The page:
From TCC to attorney at law
The first day on the job as an attorney, Wanda Cooper called her Bayside High government teacher and made a plan to give back. From that moment, she has been inspiring young people to follow their dreams by speaking in areas schools and mentoring interns. "We let them walk in our shoes to see if they enjoy law work," she says.
A Virginia Beach native, Cooper began her education at a four-year university, but it was not a good fit. She returned to Hampton Roads and pursued a general studies degree at TCC. "My parents never attended college, so my sister and I found out the hard way that education is costly and takes real work," she explains.
Cooper says she learned to work at TCC because "everyone took their education seriously. And the professors made a point to know my name and genuinely expressed an interest in my success."
While at TCC, Cooper worked the switchboard at Virginia Beach General Hospital, which allowed flexibility for classes and to care for her elderly grandmother. "Coming home turned out to be such a blessing," she says.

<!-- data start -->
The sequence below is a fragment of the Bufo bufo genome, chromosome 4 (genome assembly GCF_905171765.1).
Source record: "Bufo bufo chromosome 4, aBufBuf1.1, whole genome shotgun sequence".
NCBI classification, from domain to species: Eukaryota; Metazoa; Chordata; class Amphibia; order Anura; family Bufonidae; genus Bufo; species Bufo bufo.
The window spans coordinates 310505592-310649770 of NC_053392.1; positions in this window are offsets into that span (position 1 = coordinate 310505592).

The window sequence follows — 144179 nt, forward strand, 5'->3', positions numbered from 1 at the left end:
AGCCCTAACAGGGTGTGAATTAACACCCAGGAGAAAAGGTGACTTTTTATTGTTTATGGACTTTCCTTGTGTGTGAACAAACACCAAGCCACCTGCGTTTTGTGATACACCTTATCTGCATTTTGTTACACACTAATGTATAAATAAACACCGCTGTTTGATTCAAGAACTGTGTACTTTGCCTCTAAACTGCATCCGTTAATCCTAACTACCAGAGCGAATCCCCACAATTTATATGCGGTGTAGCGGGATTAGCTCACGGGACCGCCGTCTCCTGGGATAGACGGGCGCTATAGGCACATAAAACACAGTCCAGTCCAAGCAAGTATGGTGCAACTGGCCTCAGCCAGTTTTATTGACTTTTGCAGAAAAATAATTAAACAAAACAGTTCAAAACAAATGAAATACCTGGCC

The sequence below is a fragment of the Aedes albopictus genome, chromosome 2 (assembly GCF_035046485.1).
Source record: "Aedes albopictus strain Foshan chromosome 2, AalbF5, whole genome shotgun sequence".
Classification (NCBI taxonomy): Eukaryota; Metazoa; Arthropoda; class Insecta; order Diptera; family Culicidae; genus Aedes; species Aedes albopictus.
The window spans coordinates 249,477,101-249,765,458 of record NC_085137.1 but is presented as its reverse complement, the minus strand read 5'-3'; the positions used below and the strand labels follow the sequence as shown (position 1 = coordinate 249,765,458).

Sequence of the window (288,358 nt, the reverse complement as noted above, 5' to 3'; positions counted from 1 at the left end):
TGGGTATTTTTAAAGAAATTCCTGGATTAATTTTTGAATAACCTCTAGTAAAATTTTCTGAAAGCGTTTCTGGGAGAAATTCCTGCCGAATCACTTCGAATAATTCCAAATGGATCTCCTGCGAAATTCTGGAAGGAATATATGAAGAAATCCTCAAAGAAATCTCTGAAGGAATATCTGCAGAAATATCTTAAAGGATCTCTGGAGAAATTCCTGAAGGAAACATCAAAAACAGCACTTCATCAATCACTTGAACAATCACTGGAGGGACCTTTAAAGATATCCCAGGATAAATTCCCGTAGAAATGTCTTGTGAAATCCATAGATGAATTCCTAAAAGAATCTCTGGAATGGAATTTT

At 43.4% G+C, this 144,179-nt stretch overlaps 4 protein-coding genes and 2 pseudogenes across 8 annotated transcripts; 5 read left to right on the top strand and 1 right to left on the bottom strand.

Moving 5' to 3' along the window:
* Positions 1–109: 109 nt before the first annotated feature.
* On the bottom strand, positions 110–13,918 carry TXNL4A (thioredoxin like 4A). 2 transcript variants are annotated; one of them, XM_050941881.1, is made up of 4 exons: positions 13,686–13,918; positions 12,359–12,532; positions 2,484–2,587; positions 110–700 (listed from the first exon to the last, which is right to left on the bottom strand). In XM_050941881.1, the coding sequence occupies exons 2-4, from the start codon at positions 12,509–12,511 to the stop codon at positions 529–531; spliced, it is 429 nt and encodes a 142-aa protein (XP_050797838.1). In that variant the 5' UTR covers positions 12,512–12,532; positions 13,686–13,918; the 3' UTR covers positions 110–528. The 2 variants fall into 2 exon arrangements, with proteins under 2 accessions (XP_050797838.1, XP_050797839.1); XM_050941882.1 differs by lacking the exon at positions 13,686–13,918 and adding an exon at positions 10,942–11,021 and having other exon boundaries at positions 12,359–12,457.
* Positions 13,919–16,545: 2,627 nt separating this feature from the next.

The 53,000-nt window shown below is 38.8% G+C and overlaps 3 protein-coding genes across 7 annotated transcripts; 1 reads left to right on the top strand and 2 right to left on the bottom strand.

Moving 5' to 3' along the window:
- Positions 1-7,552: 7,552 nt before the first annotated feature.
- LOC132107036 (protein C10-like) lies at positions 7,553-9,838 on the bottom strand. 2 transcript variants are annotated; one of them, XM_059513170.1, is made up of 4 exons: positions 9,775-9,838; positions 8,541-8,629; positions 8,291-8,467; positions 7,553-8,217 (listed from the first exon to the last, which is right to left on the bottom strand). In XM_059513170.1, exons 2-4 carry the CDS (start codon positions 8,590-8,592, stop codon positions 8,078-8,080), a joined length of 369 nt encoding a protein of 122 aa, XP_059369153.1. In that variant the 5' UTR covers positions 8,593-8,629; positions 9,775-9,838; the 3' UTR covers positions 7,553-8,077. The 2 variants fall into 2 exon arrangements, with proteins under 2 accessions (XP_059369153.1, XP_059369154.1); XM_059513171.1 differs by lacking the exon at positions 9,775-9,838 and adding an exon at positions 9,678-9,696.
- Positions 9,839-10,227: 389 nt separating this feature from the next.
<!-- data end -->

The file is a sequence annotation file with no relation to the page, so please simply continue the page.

Returning home also served as a launching pad for her own firm. As she prepared for a career in law, earning degrees at Old Dominion and Regent universities, Cooper realized how important family was to her, and incorporated that into her life plan. Progressing from corporate law to owning Cooper & Bullock with twin sister Tanya Bullock, also an attorney, she stayed true to that plan. "We work hard, but have flexibility and can cover for each other," she adds.
The firm now has seven employees, including two additional attorneys. "Opening the firm has been a miracle of sorts, because the recession has not impacted our caseload," Cooper says.
Looking ahead, Cooper hopes to one day operate one of the largest minority-owned law firms in the nation. "Our jobs are very exciting and we enjoy helping people," she says. "We handle cases from criminal defense to traffic matters. Most people that come to us don't know much about the legal system and we do our best to represent them."
Cooper earned the Virginia Family Law Book Award in 2002 and the Urban League Silver Star award in 2006. She recently served as a panel member for a TCC event, Celebration of Sisterhood, which focused on strengthening African American families.